What is ERCP?
Endoscopic retrograde cholangiopancreatography (ERCP) is an exam done to look at your bile or pancreatic duct. It can help to diagnose problems of the pancreas, bile ducts, liver, and gall bladder.
How is an ERCP done?
During the exam, a tube is passed through your mouth, esophagus (the tube that connects the throat to the stomach), stomach, and the first part of the small bowel. Once in place, a small plastic tube is threaded into the ducts, a dye is injected, and x-ray pictures are taken.
Treatment can also be done at this time. Treatments allow us to:
Enlarge the bile duct opening.
Remove gallstones lodged in the bile duct.
Place a stent (drain) in the duct.
Take a biopsy.
*Important – Please read this handout 1 week in advance. Your procedure may be cancelled if you do not follow the instructions.
Important to Know
Never stop taking blood thinners without talking with your doctor first. They will tell you how to safely stop these medicines. Call us if you have questions.
7 Days Before Stop taking the blood thinner Effient® (prasugrel).
5 Days Before Stop taking the blood thinners Coumadin® (warfarin) or Plavix® (clopidogrel).
2 Days Before Stop taking the blood thinners Pradaxa® (dabigatran), Xeralto® (rivaroxaban), Eliquis® (apixaban) and Brilinta® (ticagrelor).
Diabetes medicines (oral and insulin) will need to be adjusted for the time you’re not eating like you normally do. Please discuss this with your primary doctor.
Plan ahead. You will get medicine to help you relax which can affect your judgment. You must have an adult to drive you home or your exam will be cancelled. You may take a cab or bus home but, you must have an adult with you other than the driver.
Our staff will need to review your health history. This includes any past surgeries, allergies, and medicines that you take. Please bring this information with you.
If you use CPAP or BiPAP for sleep apnea, please bring it with you. We will need your machine to safely sedate you.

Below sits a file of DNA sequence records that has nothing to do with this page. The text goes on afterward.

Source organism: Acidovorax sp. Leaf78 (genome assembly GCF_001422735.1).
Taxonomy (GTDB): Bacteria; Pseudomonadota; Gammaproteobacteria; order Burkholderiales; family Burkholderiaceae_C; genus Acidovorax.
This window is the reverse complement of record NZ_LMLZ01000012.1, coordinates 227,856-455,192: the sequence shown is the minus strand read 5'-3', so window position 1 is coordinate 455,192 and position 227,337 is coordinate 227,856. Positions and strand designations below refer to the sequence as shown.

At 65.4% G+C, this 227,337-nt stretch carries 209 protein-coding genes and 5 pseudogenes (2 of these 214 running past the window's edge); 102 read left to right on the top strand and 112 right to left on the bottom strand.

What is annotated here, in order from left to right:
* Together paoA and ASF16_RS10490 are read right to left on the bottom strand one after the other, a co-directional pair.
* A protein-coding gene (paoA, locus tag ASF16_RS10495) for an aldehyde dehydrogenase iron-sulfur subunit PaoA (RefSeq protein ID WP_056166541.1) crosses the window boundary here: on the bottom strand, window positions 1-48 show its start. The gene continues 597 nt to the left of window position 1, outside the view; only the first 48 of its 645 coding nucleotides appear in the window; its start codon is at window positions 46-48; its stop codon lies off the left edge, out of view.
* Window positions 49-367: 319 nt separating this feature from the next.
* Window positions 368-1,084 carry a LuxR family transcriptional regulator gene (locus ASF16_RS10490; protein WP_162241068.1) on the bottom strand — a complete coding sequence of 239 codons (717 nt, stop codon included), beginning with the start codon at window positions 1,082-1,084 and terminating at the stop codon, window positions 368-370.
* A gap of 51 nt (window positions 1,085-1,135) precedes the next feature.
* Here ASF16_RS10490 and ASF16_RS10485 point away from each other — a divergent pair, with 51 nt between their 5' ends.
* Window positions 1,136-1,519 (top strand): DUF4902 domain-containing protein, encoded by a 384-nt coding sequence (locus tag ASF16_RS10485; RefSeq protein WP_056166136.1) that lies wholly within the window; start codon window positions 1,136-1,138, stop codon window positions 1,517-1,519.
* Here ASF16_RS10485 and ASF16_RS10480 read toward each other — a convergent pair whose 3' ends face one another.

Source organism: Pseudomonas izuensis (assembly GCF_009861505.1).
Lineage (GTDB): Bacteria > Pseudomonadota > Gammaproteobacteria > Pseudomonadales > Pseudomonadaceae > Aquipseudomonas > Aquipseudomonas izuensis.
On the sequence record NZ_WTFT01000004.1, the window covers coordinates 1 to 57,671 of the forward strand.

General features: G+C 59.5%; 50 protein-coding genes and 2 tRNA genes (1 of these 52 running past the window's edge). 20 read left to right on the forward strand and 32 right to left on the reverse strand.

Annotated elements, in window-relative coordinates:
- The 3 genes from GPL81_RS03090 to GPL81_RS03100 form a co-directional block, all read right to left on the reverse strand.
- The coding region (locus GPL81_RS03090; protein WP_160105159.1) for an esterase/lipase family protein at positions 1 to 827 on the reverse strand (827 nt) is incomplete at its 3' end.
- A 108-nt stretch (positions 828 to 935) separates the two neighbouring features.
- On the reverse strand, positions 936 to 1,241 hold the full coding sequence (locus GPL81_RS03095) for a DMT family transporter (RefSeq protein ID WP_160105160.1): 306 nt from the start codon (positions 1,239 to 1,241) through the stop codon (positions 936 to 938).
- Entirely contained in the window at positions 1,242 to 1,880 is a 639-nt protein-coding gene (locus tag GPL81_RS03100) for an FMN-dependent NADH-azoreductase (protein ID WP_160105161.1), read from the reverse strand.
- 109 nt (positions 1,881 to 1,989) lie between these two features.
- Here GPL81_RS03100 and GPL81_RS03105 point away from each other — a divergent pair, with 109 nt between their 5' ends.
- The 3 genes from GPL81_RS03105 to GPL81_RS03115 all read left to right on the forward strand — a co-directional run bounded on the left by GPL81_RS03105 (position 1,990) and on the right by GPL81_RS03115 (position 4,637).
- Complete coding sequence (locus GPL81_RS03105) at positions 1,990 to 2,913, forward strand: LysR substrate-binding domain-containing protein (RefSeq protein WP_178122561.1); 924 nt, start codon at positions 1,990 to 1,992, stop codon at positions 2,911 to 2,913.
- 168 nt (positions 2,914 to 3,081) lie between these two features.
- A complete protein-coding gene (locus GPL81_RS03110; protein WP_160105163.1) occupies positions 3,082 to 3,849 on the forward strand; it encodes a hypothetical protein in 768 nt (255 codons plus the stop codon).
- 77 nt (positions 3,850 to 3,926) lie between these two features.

The Day of Your ERCP
You are not able to have any solid food, milk or dairy products.
You may drink clear liquids until 4 hours before you arrive (i.e. water, apple juice, soda, Gatorade®). This is done to keep you safe. Do not drink red liquids.
Take your normal medicines with a small sip of clear liquid up to 1 hour before you arrive. Do not take medicines mentioned under the “Important to Know” section.
Follow the instructions in your cover letter. If you are running late, call us at (608) 263-8094 to let us know. If you are more than 30 minutes late, we may have to cancel and reschedule. We do our best to stay on time.
Plan to be with us about 3-5 hours. Your driver will need to be available in our waiting room or by phone.
A nurse will review your health history and place an IV. The IV is used to give you medicines which make you feel drowsy and relaxed during your test. You will be placed on an x-ray table and will lie on your stomach for the exam. If there is a chance that you are pregnant, we will need to know this before using the x-ray machine. The test will take about 1 hour.
After the test you will go to our recovery room for about 1½ hours. Your driver may sit with you there. Once awake, you may be given something to drink. Sometimes patients will need to stay in the hospital for the night.
Your doctor will discuss results with you before you go home. You and the doctor who referred you will get a copy of the report.
After the Exam and for the Rest of the Day
Do not return to work.
Do not drive.
Do not use heavy machinery.
Do not make any important decisions.
Plan to rest.
Do not drink alcohol.
You should be able to resume normal daily tasks the day after your exam.
You may have a mild sore throat. Gargling salt water should help.
You will be asked to stay on a liquid diet for the rest of the day.
You may have some gas pains from the air used to distend your stomach. Belching will help.
You should have someone stay with you overnight after the procedure.
How to Contact Us
GI Procedure Center at University Hospital
7:00 am to 5:00 pm
Digestive Health Center at Meriter Hospital
8:00 am to 5:00 pm
After clinic hours, this number will give you the paging operator. Ask for the gastroenterology (GI) doctor on call. Leave your name and phone number with the area code. The doctor will call you back.
If you live out of the area, call 1-800-323-8942.
If you are not able to keep your visit, let us know 5 days in advance.